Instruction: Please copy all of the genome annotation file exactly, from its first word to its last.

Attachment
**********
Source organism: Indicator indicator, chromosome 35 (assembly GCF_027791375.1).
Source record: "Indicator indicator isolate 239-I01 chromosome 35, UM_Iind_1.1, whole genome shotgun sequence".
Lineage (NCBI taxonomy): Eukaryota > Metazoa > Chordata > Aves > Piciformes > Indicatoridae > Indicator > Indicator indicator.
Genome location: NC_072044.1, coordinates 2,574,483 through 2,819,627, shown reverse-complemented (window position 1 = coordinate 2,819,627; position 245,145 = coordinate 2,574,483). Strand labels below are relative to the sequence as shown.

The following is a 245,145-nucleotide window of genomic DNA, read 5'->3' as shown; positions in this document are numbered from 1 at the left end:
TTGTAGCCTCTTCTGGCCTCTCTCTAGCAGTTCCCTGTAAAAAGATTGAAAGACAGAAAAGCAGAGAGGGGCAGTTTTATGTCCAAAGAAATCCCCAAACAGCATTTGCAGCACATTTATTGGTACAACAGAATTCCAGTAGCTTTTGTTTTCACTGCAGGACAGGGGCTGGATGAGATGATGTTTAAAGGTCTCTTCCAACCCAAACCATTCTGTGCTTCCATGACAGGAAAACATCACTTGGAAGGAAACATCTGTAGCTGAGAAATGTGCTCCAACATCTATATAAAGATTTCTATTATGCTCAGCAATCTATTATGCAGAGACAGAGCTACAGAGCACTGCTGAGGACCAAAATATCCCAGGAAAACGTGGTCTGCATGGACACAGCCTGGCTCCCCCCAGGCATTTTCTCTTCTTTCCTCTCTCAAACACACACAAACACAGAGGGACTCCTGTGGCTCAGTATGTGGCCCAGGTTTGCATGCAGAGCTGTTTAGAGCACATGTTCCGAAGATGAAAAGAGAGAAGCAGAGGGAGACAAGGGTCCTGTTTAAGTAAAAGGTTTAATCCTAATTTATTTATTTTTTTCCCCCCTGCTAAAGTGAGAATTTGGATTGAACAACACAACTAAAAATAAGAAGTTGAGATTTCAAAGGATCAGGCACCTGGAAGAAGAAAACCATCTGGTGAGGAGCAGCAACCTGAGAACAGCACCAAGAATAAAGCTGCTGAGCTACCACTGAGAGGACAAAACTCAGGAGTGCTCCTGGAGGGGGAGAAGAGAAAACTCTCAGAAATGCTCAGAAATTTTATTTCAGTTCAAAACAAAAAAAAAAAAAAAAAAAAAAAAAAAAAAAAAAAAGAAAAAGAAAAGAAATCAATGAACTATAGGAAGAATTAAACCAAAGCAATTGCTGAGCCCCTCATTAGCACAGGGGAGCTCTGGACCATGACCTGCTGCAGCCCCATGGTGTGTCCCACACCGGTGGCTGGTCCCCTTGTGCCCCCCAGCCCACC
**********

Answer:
Source organism: Indicator indicator, chromosome 35 (assembly GCF_027791375.1).
Source record: "Indicator indicator isolate 239-I01 chromosome 35, UM_Iind_1.1, whole genome shotgun sequence".
Lineage (NCBI taxonomy): Eukaryota > Metazoa > Chordata > Aves > Piciformes > Indicatoridae > Indicator > Indicator indicator.
Genome location: NC_072044.1, coordinates 2,574,483 through 2,819,627, shown reverse-complemented (window position 1 = coordinate 2,819,627; position 245,145 = coordinate 2,574,483). Strand labels below are relative to the sequence as shown.

The following is a 245,145-nucleotide window of genomic DNA, read 5'->3' as shown; positions in this document are numbered from 1 at the left end:
TTGTAGCCTCTTCTGGCCTCTCTCTAGCAGTTCCCTGTAAAAAGATTGAAAGACAGAAAAGCAGAGAGGGGCAGTTTTATGTCCAAAGAAATCCCCAAACAGCATTTGCAGCACATTTATTGGTACAACAGAATTCCAGTAGCTTTTGTTTTCACTGCAGGACAGGGGCTGGATGAGATGATGTTTAAAGGTCTCTTCCAACCCAAACCATTCTGTGCTTCCATGACAGGAAAACATCACTTGGAAGGAAACATCTGTAGCTGAGAAATGTGCTCCAACATCTATATAAAGATTTCTATTATGCTCAGCAATCTATTATGCAGAGACAGAGCTACAGAGCACTGCTGAGGACCAAAATATCCCAGGAAAACGTGGTCTGCATGGACACAGCCTGGCTCCCCCCAGGCATTTTCTCTTCTTTCCTCTCTCAAACACACACAAACACAGAGGGACTCCTGTGGCTCAGTATGTGGCCCAGGTTTGCATGCAGAGCTGTTTAGAGCACATGTTCCGAAGATGAAAAGAGAGAAGCAGAGGGAGACAAGGGTCCTGTTTAAGTAAAAGGTTTAATCCTAATTTATTTATTTTTTTCCCCCCTGCTAAAGTGAGAATTTGGATTGAACAACACAACTAAAAATAAGAAGTTGAGATTTCAAAGGATCAGGCACCTGGAAGAAGAAAACCATCTGGTGAGGAGCAGCAACCTGAGAACAGCACCAAGAATAAAGCTGCTGAGCTACCACTGAGAGGACAAAACTCAGGAGTGCTCCTGGAGGGGGAGAAGAGAAAACTCTCAGAAATGCTCAGAAATTTTATTTCAGTTCAAAACAAAAAAAAAAAAAAAAAAAAAAAAAAAAAAAAAAAAGAAAAAGAAAAGAAATCAATGAACTATAGGAAGAATTAAACCAAAGCAATTGCTGAGCCCCTCATTAGCACAGGGGAGCTCTGGACCATGACCTGCTGCAGCCCCATGGTGTGTCCCACACCGGTGGCTGGTCCCCTTGTGCCCCCCAGCCCACC